“Voters turned it down because they were lied to,” Domenitz said.
At the Rhode Island House Environment and Natural Resources Committee hearing in March on the bottle bill and EPR bill, about five dozen persons or groups filed written testimony. One heavy hitter from the beverage industry on a national level was the American Beverage Association (ABA), a trade association whose members include Coca-Cola, PepsiCo, and Keurig Dr Pepper.
The ABA’s letter objected to what it called “a decentralized system rife with redundant infrastructure and burdensome sorting requirements; a lack [of] coordination and accountability; an outdated model of redemption access, mandating reverse vending machines at virtually every retail location with independent redemption centers free to spring up anywhere.”
The letter said if the bill’s goal of 90% redemption by 2026 was not achieved, the deposit would rise to 15 cents, at which point the flow of “fraudulent” redemption from Connecticut and Massachusetts should allow the state to meet the goal; if not, the deposit would go up again. (Bottles have QR codes designed to block them from being redeemed outside of the state of purchase.)
The ABA also objected to the “heavy hand” the Rhode Island Department of Environmental Management would have in managing the system. ABA said DEM may raise deposits on containers, raise the handling fee subsidy, and collect unclaimed deposits and distribute them as grants and loans to operate the system. Finally, the ABA complained that “the bill puts unclaimed deposits in the DEM’s hands to disburse, rather than leaving these funds with distributors to help underwrite the cost of the system.”
Greenwashing and wishcycling
Beyond Plastics fired back at one element of the ABA’s letter, which said that in 2019, “the beverage industry launched Every Bottle Back, a commitment with leading environmental and recycling groups to invest $100 million in improvements to collection system. This investment will reduce new plastic use by increasing collection of the industry’s valuable bottles so they can be remade into new ones.”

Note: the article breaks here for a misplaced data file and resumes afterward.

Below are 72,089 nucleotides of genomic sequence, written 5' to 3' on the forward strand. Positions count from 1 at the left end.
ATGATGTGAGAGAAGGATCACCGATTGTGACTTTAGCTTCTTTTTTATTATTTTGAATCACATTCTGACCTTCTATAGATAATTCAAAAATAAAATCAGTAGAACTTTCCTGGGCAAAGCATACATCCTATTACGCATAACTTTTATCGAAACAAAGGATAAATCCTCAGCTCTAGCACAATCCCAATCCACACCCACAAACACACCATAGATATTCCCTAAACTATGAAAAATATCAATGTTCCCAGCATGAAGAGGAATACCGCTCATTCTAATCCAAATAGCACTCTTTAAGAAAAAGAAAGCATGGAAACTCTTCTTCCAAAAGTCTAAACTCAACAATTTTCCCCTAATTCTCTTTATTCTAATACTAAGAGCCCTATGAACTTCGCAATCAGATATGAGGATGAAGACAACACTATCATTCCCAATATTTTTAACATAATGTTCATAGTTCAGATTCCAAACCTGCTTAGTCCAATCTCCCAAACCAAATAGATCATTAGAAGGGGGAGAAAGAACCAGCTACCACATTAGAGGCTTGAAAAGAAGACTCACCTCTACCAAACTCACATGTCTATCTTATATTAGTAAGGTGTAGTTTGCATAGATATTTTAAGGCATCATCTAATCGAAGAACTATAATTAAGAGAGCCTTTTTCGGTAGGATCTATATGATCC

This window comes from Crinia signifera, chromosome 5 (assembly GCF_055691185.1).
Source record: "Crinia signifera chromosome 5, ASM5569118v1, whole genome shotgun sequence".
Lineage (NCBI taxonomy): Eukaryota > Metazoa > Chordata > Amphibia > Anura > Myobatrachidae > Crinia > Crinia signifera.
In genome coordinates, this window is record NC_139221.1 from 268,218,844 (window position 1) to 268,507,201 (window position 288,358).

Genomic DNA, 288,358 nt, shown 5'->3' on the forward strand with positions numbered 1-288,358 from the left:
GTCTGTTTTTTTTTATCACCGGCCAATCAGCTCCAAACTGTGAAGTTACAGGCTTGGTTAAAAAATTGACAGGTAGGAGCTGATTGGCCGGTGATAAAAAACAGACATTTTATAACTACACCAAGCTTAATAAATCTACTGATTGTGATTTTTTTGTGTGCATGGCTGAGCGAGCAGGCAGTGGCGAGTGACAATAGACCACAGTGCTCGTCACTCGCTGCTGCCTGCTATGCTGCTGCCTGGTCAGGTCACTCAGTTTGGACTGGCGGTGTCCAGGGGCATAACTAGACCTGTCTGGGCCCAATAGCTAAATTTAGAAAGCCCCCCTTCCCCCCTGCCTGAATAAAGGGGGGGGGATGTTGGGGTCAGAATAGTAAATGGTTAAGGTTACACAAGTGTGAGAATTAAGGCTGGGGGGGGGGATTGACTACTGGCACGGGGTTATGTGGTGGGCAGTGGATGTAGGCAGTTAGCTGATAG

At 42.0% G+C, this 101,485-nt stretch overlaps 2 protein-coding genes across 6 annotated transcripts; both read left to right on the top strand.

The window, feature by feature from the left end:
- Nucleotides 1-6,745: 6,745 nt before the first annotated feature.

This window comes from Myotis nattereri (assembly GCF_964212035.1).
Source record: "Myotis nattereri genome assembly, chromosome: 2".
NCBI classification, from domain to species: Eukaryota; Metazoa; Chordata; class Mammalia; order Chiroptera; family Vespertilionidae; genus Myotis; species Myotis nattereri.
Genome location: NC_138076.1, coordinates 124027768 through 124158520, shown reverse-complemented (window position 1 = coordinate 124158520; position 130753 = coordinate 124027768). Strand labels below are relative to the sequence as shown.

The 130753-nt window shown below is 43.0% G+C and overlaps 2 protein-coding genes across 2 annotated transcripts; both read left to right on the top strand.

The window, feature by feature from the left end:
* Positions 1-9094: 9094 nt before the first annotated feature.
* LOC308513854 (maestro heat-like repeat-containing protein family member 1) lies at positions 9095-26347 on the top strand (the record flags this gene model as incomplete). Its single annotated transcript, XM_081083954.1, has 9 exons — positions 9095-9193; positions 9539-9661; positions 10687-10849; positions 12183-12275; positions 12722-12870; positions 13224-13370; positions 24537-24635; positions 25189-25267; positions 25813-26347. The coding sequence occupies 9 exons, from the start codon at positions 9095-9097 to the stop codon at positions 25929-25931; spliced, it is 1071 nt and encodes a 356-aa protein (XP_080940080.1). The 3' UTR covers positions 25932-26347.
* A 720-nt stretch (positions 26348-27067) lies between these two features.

The Every Bottle Back website promises to document the amount of recycling the program would achieve. Asked for statistics on the amount of recycling via Every Bottle Back, a spokeswoman for the ABA wrote, “the plastic footprint measure looks at our entire plastic footprint by volume and doesn’t segment it into bottles and cans per state.”
Beyond Plastics called the Every Bottle Back campaign “greenwashing” and wrote in late March that the National Advertising Review Board agreed. That board recommended that the ABA change its claims regarding the use of recycled materials.
Essentially, the review board implied that ABA was faking or at least exaggerating its claims about recycling by reporting its “aspirations” for recycling as facts. Beyond Plastics wrote, “The review board panel concluded that certain statements in the beverage industry’s ‘Every Bottle Back’ campaign conveyed unsupported claims to consumers, conflating current recycling practices and outcomes with aspirational practices and outcomes.”
Environmentalists and bottle bill supporters also are continually irked by the chasing arrow symbol on the bottom of plastic consumer items. The designation of Nos. 1 through 5 within the triangle of arrows is called the “resin identification code,” and was invented by and for use by the plastics industry in 1988 simply to identify different categories of plastics.
It is not an indicator of whether an item can be recycled, even though that is a widespread — and incorrect — impression among consumers, many of whom may throw all plastics with a chasing arrow into a recycling bin thinking they are helping the environment, in a well-intended practice known as wishcycling.
In fact, only plastic type No. 1, representing PETE or polyethylene terephthalate, and No. 2, representing HDPE or high-density polyethylene, can be effectively recycled.
A report by Greenpeace states that plastics Nos. 1 and 2 are the only plastics that can be legitimately called recyclable and actually recycled “because they are the only resins that have sufficient market demand and domestic recycling/reprocessing capacity.” Experts say only 9% of all plastics ever created have been recycled.
Adrienne Esposito, a Long Island resident and executive director of the Citizens Campaign for the Environment, worked to promote the New York extended producer responsibility for packaging bill. In a broad Brooklyn bray that demands attention, Esposito insisted, “We need to create a more sustainable policy. We have to put responsibility on producers to produce less packaging. It is the only thing that makes sense.”